What a tangled web this second season of the Limacol Caribbean Premier League is becoming.
Anil Roberts is quite obviously on the ball when he asserts that “Trinidad and Tobago” is the name of a sovereign nation, so if the government of that country, after protracted discussions with officials of the LCPL, determines that the name is not to be used to identify a franchise – whatever its structure and composition – based in the country, then that is their right.
But is the Sports Minister fervently beating this drum and therefore presenting himself as defender of national identity and honour so as to divert attention from both the scandal surrounding the LifeSport programme and a one-year-old video clip that has come into the public domain featuring a man saying something about taking two pull, prompting the elite-level swimming coach to declare that neither voodoo nor the People’s National Movement will distract him from his mission? Or is he just being churlish and mean-spirited, given that the governments where the other five franchises are based have not voiced any similar concern?
Last year, even as the fans were filling the grounds and much of the cricket-loving Caribbean public had bought into the hype, the Trinidad and Tobago Cricket Board was expressing its objection to the name of the country being attached to the Red Steel, noting that the national cricket team of this country already had its own brand, “The Red Force,” which was important to protect as the legitimate national cricket brand given the success enjoyed with a hat-trick of Caribbean T20 titles and global exposure through frequent appearances in the Indian Champions League.
Yet the question was raised immediately: what have the TTCB done to market their brand, even now? Is “Red Force” merchandise available at sporting and other outlets across the country? Or was the objection to the Trinidad and Tobago name just about spite, based on the belief, expressed by quite a few fans and media observers during the inaugural competition, that the LCPL franchise format was all about mashing up T&T’s dominance of regional T20 cricket? Then we have the LCPL CEO Damien O’Donohoe issuing a statement last week in which he is quoted as saying: “The CPL would like to take this opportunity to reiterate that the Red Steel team is not a franchise that is based in Trinidad and Tobago. It is a team selected from the fantastic talent pool across the country.”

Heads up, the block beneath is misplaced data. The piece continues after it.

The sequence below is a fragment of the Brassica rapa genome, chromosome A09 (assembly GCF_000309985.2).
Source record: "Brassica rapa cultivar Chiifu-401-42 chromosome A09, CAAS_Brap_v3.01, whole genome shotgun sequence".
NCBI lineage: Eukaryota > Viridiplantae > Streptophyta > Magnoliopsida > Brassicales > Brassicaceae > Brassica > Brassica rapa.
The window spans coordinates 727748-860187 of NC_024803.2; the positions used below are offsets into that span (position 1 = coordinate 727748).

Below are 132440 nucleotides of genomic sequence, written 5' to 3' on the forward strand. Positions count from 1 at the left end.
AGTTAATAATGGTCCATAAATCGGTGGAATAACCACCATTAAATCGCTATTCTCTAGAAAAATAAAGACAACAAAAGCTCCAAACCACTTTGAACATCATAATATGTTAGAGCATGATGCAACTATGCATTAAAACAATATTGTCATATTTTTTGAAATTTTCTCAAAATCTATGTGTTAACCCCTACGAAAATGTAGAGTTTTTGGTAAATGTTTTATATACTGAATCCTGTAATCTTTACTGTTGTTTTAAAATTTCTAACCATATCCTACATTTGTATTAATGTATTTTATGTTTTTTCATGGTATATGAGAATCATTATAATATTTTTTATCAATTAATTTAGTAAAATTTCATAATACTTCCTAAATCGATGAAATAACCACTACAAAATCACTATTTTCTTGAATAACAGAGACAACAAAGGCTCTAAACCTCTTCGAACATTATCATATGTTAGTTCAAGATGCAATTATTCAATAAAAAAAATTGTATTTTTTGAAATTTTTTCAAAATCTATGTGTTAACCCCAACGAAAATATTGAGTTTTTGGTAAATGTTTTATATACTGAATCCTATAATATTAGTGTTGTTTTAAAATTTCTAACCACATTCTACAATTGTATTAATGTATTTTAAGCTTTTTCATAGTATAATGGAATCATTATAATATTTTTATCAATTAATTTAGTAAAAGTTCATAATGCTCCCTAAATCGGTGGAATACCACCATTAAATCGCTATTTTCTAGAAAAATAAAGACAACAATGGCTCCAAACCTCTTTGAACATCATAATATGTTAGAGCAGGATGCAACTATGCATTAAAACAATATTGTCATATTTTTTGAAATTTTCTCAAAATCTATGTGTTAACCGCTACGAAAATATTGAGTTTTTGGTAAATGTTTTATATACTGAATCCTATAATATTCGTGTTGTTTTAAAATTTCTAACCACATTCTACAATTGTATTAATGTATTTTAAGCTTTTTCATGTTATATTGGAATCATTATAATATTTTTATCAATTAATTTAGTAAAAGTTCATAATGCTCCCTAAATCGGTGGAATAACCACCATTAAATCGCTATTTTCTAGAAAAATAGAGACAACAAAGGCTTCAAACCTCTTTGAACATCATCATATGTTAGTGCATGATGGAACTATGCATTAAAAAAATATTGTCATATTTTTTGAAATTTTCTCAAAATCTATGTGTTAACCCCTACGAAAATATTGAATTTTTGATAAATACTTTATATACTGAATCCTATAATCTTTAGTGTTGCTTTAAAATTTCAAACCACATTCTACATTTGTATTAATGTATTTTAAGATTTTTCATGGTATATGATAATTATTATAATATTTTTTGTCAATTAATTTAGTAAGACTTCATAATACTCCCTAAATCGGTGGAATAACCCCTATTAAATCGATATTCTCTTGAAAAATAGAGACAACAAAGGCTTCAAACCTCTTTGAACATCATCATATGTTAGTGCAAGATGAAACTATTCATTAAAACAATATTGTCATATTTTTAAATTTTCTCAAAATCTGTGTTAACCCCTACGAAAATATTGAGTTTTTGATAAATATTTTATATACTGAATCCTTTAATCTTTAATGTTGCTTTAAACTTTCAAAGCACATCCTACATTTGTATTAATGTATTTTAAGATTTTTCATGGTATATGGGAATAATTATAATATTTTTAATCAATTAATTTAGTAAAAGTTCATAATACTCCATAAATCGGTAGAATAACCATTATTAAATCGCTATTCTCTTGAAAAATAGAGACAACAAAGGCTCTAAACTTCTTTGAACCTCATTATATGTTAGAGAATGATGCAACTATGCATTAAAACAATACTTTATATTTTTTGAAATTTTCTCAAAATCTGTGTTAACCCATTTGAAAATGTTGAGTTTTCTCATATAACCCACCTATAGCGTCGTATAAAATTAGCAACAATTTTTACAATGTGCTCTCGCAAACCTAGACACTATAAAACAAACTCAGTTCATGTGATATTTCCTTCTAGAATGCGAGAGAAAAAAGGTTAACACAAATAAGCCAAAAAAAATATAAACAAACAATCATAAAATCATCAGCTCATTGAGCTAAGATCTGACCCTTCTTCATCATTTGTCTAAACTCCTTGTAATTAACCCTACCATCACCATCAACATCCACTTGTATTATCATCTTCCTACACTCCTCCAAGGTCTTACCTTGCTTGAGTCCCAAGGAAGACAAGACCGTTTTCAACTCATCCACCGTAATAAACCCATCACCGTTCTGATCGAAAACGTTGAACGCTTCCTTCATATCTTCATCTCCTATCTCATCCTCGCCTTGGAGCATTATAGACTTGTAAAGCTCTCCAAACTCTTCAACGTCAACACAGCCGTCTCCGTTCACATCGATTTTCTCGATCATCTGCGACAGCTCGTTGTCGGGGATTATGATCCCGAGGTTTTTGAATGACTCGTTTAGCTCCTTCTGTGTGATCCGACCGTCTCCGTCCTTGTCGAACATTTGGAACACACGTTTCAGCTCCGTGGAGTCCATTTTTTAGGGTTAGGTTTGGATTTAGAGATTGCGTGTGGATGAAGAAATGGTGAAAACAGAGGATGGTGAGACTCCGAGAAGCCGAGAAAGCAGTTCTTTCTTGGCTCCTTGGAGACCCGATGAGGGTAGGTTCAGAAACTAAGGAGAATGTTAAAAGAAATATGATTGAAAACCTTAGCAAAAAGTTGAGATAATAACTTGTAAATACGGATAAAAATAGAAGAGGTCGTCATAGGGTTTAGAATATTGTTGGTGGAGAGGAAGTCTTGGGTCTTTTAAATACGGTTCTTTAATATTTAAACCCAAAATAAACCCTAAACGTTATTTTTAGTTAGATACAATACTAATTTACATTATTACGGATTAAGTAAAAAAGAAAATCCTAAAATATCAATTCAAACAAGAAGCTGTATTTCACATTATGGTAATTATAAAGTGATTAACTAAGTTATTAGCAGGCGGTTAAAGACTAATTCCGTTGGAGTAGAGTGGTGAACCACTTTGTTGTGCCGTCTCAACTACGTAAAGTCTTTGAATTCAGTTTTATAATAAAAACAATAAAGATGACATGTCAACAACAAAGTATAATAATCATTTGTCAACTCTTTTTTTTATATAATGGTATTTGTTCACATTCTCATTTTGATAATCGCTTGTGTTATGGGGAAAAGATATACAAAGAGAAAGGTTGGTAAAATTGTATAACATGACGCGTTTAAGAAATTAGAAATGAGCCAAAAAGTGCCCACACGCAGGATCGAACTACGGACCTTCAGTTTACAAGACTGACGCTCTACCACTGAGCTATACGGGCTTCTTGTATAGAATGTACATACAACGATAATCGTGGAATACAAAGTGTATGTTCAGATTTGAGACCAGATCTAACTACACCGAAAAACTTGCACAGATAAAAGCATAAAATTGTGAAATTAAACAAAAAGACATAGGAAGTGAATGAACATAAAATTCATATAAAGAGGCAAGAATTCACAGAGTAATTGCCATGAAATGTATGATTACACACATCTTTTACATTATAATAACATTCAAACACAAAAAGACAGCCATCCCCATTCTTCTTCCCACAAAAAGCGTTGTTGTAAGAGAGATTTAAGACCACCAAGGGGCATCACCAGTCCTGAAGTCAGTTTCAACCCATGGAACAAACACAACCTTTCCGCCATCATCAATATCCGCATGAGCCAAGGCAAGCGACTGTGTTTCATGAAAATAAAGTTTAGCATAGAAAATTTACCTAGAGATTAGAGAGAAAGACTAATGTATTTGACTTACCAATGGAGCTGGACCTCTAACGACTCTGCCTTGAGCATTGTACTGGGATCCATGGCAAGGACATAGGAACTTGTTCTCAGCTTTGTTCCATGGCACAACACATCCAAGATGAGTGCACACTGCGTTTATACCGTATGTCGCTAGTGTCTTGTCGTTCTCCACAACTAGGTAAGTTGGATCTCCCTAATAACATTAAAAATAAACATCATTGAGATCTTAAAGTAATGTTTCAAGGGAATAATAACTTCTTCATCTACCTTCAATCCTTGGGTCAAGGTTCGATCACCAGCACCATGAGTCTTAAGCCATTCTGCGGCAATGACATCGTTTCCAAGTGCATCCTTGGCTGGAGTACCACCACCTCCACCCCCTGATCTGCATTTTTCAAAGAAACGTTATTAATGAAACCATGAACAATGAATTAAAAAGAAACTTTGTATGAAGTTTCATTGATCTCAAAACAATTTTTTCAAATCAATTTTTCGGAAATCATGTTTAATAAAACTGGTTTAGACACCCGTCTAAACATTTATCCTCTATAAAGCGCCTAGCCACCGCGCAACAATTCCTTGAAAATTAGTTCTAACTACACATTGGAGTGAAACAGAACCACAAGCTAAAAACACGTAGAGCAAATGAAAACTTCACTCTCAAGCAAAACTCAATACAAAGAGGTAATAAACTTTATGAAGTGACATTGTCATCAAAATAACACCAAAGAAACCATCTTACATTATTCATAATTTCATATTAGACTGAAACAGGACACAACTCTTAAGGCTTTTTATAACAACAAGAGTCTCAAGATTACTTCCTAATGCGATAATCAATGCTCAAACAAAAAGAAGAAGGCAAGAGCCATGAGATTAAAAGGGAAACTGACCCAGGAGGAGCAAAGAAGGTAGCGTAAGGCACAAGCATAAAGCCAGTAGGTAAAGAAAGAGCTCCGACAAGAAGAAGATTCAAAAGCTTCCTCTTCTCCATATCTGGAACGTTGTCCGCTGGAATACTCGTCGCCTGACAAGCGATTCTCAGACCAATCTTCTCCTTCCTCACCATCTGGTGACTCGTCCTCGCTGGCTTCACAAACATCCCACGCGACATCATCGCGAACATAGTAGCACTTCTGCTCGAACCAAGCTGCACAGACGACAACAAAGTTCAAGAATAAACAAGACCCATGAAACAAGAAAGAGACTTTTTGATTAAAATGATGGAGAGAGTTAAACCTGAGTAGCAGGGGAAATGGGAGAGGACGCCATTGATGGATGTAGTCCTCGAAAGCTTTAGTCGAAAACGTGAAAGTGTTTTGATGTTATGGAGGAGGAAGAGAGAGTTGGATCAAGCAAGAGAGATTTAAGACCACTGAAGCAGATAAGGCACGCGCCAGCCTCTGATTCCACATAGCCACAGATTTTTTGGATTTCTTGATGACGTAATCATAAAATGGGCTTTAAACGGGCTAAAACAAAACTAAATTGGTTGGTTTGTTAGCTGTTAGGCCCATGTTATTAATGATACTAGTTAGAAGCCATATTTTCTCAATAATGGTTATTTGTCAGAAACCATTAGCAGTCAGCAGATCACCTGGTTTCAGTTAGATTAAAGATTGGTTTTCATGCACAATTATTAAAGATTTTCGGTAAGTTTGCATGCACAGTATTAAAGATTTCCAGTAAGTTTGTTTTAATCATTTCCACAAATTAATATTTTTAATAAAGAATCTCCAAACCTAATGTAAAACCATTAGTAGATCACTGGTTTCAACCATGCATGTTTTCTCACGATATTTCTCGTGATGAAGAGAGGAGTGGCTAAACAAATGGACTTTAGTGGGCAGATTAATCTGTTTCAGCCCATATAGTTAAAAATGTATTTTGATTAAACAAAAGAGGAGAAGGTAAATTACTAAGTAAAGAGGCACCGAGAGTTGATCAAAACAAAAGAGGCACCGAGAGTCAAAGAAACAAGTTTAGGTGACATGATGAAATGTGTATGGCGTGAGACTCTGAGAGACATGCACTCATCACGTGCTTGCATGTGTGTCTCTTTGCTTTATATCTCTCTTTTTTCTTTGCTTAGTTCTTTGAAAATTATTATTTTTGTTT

This is inaccurate on two counts. Firstly, every news release issued by the Caribbean Premier League, from last year to now, states at the bottom: “Caribbean Premier League is a ‘FRANCHISE-BASED’ T20 format cricket tournament that combines two of the most compelling aspects of Caribbean life – dramatic cricket and a vibrant Carnival atmosphere.”
Secondly, the first three in the batting order for yesterday’s match, Kennar Lewis, Kevin O’Brien and Ross Taylor were not drawn from the “fantastic talent pool across the country,” unless we’ve annexed Jamaica, Ireland and New Zealand and forgot to tell anyone about it.
That’s the accuracy part. Now for the inference element of the release. “The team is not restricted to play its home games in Trinidad and Tobago, and ultimately, any decision on where the team is based is dependent on the commitment and support that the CPL has already enjoyed with other Governments and owners...The fans in Trinidad and Tobago are second to none. They were fantastic supporters of CPL during its first year, and we look forward to bringing more games to Trinidad and Tobago, no matter where the franchise is based.”
So, given that the present Government of Trinidad and Tobago does not appear willing to play ball, does this mean the Red Steel could be based elsewhere from next season? Curiously, throughout yesterday’s match at the Sir Vivian Richards Stadium, where the team that plays in red, white and black thrashed the hosts Antigua Hawksbills by nine wickets with almost three overs to spare, the television commentators made consistent reference to the “Trinidad and Tobago Red Steel.”
My understanding is that there has been no change to the government’s stance on the matter, so what’s going on here? Then there’s the issue that appears to have seriously impacted on spectator attendance so far in the 2014 tournament-- the timing of the matches, which is geared to cater to a more international television audience.
We’ll be experiencing the situation first-hand this week with the side based here (I really don’t know how to refer to them now) taking on the Guyana Amazon Warriors at 8 p.m. on Thursday, the Jamaica Tallawahs at 12 noon on Saturday and the St Lucia Zouks at 4 p.m. on Sunday. TV rights money versus “live” atmosphere. Just another issue for debate at LCPL 2014.